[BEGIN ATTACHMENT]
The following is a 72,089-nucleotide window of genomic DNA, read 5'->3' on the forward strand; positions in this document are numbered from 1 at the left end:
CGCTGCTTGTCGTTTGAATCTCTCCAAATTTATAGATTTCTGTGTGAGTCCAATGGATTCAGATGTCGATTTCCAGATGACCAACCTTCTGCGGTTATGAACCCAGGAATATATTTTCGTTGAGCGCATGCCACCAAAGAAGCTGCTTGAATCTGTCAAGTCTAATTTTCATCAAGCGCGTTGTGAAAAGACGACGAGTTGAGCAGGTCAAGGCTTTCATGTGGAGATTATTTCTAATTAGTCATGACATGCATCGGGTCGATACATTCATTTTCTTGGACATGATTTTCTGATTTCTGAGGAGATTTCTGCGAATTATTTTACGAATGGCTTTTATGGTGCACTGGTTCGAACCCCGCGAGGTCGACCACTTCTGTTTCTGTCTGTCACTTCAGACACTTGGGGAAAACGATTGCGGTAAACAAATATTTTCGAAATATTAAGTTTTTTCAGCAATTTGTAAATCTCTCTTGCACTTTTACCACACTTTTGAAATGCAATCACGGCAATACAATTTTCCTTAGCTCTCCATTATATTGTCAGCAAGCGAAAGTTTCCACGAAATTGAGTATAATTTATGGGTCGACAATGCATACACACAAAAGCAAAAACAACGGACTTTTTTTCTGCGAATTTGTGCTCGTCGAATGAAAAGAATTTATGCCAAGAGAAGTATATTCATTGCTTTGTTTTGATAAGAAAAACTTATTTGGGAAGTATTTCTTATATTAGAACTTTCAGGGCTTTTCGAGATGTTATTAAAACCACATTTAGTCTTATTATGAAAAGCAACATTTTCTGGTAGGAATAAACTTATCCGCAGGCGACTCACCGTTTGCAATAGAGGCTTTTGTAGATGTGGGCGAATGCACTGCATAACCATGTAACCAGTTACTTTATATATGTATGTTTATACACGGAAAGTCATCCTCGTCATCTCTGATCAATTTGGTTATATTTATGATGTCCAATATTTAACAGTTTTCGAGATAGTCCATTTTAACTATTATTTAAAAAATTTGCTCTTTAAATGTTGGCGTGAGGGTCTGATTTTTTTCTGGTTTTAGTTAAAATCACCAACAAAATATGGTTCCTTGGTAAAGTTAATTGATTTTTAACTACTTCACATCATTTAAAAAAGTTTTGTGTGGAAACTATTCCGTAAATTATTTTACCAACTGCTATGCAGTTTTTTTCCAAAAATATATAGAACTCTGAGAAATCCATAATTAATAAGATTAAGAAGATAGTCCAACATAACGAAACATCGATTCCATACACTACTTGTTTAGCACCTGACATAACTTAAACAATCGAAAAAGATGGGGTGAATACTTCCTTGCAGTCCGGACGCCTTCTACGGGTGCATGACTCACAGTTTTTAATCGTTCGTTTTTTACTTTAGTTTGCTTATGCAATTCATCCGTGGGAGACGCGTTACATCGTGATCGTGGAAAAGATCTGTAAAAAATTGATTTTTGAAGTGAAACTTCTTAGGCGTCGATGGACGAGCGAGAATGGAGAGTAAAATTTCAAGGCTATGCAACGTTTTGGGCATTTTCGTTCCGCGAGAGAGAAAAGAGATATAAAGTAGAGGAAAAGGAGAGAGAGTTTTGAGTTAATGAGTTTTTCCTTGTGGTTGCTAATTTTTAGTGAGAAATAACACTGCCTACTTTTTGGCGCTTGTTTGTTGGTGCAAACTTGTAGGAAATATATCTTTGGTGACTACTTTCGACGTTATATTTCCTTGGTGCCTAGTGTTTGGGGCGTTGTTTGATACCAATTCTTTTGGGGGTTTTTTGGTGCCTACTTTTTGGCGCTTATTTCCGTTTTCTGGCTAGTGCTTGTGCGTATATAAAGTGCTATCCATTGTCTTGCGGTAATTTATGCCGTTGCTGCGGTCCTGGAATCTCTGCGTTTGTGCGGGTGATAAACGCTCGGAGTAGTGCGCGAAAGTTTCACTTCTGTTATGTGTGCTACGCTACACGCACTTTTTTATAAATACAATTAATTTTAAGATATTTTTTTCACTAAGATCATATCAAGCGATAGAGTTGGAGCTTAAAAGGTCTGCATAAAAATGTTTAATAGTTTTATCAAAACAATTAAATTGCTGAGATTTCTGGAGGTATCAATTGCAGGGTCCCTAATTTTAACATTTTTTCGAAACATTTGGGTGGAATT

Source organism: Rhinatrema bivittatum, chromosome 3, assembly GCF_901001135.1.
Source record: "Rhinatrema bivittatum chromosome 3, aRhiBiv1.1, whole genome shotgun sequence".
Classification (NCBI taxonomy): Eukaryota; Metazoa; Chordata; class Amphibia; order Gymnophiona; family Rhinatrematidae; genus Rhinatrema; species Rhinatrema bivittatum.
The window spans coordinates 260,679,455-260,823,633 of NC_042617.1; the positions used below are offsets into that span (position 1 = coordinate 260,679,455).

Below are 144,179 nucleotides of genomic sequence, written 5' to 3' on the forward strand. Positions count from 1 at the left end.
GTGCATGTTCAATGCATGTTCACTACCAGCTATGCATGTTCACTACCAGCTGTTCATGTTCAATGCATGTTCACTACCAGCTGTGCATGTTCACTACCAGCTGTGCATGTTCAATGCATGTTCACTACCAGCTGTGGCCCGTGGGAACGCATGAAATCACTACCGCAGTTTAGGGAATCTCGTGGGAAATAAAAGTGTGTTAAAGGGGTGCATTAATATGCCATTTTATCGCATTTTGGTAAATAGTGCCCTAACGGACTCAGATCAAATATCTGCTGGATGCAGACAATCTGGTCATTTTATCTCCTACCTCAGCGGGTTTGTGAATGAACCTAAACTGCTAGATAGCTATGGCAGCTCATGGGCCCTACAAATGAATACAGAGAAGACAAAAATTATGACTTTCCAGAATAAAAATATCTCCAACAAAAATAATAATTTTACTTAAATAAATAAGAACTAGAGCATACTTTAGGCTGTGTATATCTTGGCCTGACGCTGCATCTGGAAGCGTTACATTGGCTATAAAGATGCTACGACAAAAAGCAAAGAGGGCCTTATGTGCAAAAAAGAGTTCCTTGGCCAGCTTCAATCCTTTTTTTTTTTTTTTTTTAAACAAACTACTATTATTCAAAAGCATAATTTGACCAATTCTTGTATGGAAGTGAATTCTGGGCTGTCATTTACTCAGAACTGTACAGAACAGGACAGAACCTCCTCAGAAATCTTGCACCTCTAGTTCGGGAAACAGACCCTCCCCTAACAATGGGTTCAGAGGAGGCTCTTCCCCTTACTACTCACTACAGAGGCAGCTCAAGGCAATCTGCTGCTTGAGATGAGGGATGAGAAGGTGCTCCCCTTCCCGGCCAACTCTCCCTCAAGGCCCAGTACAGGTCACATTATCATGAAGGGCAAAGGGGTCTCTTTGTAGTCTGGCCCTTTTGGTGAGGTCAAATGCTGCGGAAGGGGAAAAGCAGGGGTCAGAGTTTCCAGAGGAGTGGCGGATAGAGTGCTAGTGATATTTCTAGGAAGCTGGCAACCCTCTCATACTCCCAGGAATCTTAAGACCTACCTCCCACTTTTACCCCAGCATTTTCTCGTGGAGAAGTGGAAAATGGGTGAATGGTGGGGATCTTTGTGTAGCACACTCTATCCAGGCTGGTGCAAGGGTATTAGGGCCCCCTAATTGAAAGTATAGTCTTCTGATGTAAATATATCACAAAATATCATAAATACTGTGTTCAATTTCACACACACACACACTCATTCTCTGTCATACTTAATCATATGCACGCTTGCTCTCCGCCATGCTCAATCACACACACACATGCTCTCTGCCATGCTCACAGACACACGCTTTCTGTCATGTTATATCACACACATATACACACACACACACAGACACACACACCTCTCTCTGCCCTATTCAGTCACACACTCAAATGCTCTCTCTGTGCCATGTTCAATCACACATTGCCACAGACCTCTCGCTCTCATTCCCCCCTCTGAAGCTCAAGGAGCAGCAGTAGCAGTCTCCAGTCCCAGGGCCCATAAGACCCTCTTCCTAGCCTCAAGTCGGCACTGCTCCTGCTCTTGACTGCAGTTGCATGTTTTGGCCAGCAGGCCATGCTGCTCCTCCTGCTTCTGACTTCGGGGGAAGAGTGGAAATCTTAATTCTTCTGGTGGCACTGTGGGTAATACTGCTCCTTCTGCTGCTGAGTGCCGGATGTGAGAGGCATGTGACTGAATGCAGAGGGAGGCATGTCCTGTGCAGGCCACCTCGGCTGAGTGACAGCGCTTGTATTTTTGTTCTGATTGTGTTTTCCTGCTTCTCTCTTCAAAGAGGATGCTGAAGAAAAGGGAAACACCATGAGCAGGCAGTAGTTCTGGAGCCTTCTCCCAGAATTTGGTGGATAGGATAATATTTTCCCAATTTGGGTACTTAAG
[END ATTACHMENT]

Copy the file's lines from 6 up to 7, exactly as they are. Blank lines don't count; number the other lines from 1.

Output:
The window spans coordinates 260,679,455-260,823,633 of NC_042617.1; the positions used below are offsets into that span (position 1 = coordinate 260,679,455).

Below are 144,179 nucleotides of genomic sequence, written 5' to 3' on the forward strand. Positions count from 1 at the left end.